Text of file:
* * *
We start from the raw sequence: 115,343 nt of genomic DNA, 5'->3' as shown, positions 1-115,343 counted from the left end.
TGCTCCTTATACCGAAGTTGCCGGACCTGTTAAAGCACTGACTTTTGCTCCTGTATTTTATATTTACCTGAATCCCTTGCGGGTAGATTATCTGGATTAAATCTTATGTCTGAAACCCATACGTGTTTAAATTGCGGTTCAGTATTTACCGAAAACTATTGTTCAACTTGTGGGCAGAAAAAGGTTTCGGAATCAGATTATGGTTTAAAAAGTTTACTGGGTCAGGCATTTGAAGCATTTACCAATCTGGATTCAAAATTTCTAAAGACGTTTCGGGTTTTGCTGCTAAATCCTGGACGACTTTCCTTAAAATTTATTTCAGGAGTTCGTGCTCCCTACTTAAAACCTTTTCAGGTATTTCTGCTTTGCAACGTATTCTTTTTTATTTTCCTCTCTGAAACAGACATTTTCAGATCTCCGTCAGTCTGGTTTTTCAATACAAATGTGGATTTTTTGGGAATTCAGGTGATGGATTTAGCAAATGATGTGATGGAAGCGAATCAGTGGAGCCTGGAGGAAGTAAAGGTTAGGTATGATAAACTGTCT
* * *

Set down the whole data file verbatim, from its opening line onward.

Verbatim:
We start from the raw sequence: 115,343 nt of genomic DNA, 5'->3' as shown, positions 1-115,343 counted from the left end.
TGCTCCTTATACCGAAGTTGCCGGACCTGTTAAAGCACTGACTTTTGCTCCTGTATTTTATATTTACCTGAATCCCTTGCGGGTAGATTATCTGGATTAAATCTTATGTCTGAAACCCATACGTGTTTAAATTGCGGTTCAGTATTTACCGAAAACTATTGTTCAACTTGTGGGCAGAAAAAGGTTTCGGAATCAGATTATGGTTTAAAAAGTTTACTGGGTCAGGCATTTGAAGCATTTACCAATCTGGATTCAAAATTTCTAAAGACGTTTCGGGTTTTGCTGCTAAATCCTGGACGACTTTCCTTAAAATTTATTTCAGGAGTTCGTGCTCCCTACTTAAAACCTTTTCAGGTATTTCTGCTTTGCAACGTATTCTTTTTTATTTTCCTCTCTGAAACAGACATTTTCAGATCTCCGTCAGTCTGGTTTTTCAATACAAATGTGGATTTTTTGGGAATTCAGGTGATGGATTTAGCAAATGATGTGATGGAAGCGAATCAGTGGAGCCTGGAGGAAGTAAAGGTTAGGTATGATAAACTGTCT